I made a decision about two years ago that I wasn’t going to talk bad about myself to myself anymore.  I wasn’t going to feel bad about my small boobs or my chubby belly or… whatever.  What had happened was that I found some photos of myself at 18, and I remembered how insecure I always was about my body/hair/face/teeth and… how stupid that was.  I had spirit, and it showed.  And whatever “flaws” I might have, well, this is the me that I’m stuck with.  I decided not to waste any more time despising myself.

I have good days and bad days.  I still think my tits could stand to be bigger.  And lord knows I could lose some weight.   But…  well…

I’m a badass.  And some people think I’m pretty cute.

You’re so fine, you blow my mind

Oh.

Aren’t crushes on actors so silly?  I know, I know.  But, you see, this one’s worthy!  Oh yes.

I am trying to watch (500) Days of Summer, but I can’t.  Because of Joseph Gordon-Levitt.  He is so cool.  He is so dreamy.  Oh.

I also love Ze Frank, but he’s married, and that guy who played Archie Hicox but only as Archie Hicox and I have an unhealthy attraction to Gary Oldman who is way too old and also a conservative Republican.

But Joseph Gordon-Levitt is my age.  Joseph Gordon-Levitt is boyishly handsome!  Joseph Gordon-Levitt can sing!  Joseph Gordon-Levitt is smart and lovely and and he seems to have depth!  So I can’t watch this stupid movie because I keep getting all flutter-hearted and having to turn it off.

I need to get a life.

and i start to complain, but there’s no rain

I live in a city famous for its dreary weather.

People always talk about the gray.  I moved here for the green.  When I first visited Portland in September, 2005, I’d driven up from California on a whim.  If you’ve ever done this drive, you know that you’re on Interstate 5 for a very, very long time.  From Carmel, CA to Portland is about 730 miles.  About 550 of those are I-5, and it is not always a beautiful drive.  Much of it is flat, dusty farmland, small nowhere-towns and miles and miles of seemingly endless asphalt.  Finally exiting the highway in Southwest Portland, I was suddenly surrounded by tall white trees which had yet to drop their abundant green leaves onto the streets below.  For the five days I was here on that first visit it only rained once and never got chilly.  The weather was nice enough to wander the city and visit the Japanese Garden in only a hooded sweatshirt.  I fell in love with this place.

So I moved here four months later and didn’t see the sun for three weeks.  It was an adjustment.  What I didn’t know at the time was that we were in the midst of a particularly nasty winter.  In the years since, I’ve learned the value of a parka, absorbed the fact that no self-respecting Portlander carries an umbrella (the wind ruins them) and nearly perfected the delicate art of driving in the rain, which takes not only skill but also great stores of nerve.  I also learned that there’s a particular beauty to a freezing-cold day, that there’s a sweetness in walking fast enough to warm up and maybe rewarding yourself with a hot cocoa for your trouble.  I’ve learned that the seasons, even the cold, grey seasons, are glorious and made more glorious by their contrast to one another.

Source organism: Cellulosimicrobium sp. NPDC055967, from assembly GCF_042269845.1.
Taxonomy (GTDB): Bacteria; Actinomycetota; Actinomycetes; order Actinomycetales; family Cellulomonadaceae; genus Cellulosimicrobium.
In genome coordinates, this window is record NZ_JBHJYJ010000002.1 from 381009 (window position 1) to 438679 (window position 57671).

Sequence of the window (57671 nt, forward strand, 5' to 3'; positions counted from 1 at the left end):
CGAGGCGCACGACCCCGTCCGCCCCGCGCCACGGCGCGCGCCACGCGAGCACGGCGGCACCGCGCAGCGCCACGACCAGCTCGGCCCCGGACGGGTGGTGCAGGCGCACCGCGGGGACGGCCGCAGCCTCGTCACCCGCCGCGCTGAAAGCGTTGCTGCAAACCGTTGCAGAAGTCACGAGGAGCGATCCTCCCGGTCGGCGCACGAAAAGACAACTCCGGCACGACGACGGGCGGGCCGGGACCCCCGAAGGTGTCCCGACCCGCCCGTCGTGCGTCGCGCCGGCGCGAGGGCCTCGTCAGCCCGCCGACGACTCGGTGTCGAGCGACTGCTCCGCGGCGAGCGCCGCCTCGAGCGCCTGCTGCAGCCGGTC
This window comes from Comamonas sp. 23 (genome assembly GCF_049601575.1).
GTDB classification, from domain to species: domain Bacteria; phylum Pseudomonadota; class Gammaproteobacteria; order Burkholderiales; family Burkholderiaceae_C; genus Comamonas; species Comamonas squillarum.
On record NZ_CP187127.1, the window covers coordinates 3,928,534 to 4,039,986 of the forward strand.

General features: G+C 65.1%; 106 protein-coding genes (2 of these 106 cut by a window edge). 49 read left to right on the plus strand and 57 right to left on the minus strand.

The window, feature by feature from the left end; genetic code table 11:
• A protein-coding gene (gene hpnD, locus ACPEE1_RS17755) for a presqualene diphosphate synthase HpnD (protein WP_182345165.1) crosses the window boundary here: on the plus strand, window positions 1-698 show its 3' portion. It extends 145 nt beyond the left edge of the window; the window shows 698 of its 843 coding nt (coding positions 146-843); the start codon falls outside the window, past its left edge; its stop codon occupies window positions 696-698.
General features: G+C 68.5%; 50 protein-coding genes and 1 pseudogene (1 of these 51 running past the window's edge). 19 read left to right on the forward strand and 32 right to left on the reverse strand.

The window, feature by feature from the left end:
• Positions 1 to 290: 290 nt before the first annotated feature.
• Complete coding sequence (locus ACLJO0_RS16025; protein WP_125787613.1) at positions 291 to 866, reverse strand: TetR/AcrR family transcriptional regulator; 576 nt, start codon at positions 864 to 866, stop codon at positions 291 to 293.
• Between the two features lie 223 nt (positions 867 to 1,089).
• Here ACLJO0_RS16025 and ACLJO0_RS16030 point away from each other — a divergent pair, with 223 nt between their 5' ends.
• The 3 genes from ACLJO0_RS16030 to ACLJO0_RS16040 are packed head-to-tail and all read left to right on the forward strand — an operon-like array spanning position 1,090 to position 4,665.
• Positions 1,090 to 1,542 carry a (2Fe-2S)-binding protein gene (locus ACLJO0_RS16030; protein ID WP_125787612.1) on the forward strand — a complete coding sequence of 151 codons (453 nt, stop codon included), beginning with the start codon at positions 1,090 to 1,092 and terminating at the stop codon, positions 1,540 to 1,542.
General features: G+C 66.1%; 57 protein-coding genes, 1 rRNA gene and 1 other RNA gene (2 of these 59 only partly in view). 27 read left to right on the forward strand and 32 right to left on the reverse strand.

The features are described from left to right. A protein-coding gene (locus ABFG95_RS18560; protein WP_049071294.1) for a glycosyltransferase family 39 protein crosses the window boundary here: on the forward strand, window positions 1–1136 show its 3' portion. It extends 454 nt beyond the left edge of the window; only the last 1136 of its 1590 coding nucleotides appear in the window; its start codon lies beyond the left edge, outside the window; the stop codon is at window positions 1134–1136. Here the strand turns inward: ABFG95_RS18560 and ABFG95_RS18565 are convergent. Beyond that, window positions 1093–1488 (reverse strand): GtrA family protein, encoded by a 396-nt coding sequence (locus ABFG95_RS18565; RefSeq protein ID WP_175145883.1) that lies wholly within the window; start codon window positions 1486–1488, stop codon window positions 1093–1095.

On a clear day here, Mount Hood is visible to the east and St. Helens to the northeast.  On a warm day people flock downtown to the riverfront and laze on the banks of the Willamette.  Out of the city on 84 is the Columbia River Gorge which is the best place I’ve ever been to watch a sunset.  West about two and a half hours is the Oregon Coast, which is a stunningly beautiful sight even to someone who grew up spittin’ distance from the beach.  Go North the same distance and you’re in Seattle.

Yes, it rains all winter, through much of fall, well into Spring and sometimes even in summer.  And that is why we have such voluptuous rivers, internationally famous gardens and rolling green hills.  That’s also why we’re a booming agricultural area where the idea of sustainable local food isn’t just a pipe-dream, it’s a happy reality.  I feel better knowing where my meat, dairy and produce comes from.  Have you ever bought Tillamook cheese?  Well, I’ve been to Tillamook.

People talk about the rain, but people don’t talk about our gorgeous summers where it’s never too humid and seldom too hot and it stays light until ten at night and you can sit outside your favorite pub (there are, after all, some great pubs here) and drink fruity drinks until 2am.  Does no one notice?  Before I moved here, I never heard anyone talk about how the smell of clover and fresh-cut grass drifts through the air here in April and May, or how the leaves turn gold and red in October when the days are still, as often as not, warm.

This is the time of year, early spring, when the grass is growing again and the flowers are beginning to bud and while, yes, it’s raining today, it got up near 70 degrees yesterday.

We get less rain here annually, in inches, than New York, Boston, Atlanta, Miami or (get this) Houston.  Compared to where I’m from in California, sure, it’s rainy here.  Compared to other cities outside California and the Southwest, our rainfall is about average.

I visit California and its eternal springtime whenever I can.  On Christmas day, 2007, I drove up into the golden hills near my mother’s house and watched the sun sink down on a 75 degree day.  A few days later I flew back into Portland, and upon stepping off the plane into the freezing, damp air, I thought clearly and happily, “I’m home.”